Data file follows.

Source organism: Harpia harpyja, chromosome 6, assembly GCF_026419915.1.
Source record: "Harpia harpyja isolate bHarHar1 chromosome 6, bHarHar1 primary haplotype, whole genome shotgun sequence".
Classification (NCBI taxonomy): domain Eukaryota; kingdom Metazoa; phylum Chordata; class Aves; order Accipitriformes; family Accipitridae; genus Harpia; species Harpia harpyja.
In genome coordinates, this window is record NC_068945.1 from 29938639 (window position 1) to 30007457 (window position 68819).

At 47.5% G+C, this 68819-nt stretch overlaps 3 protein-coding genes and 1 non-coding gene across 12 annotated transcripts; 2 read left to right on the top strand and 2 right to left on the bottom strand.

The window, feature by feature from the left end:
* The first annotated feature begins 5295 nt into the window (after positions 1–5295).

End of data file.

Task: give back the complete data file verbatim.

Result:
Source organism: Harpia harpyja, chromosome 6, assembly GCF_026419915.1.
Source record: "Harpia harpyja isolate bHarHar1 chromosome 6, bHarHar1 primary haplotype, whole genome shotgun sequence".
Classification (NCBI taxonomy): domain Eukaryota; kingdom Metazoa; phylum Chordata; class Aves; order Accipitriformes; family Accipitridae; genus Harpia; species Harpia harpyja.
In genome coordinates, this window is record NC_068945.1 from 29938639 (window position 1) to 30007457 (window position 68819).

At 47.5% G+C, this 68819-nt stretch overlaps 3 protein-coding genes and 1 non-coding gene across 12 annotated transcripts; 2 read left to right on the top strand and 2 right to left on the bottom strand.

The window, feature by feature from the left end:
* The first annotated feature begins 5295 nt into the window (after positions 1–5295).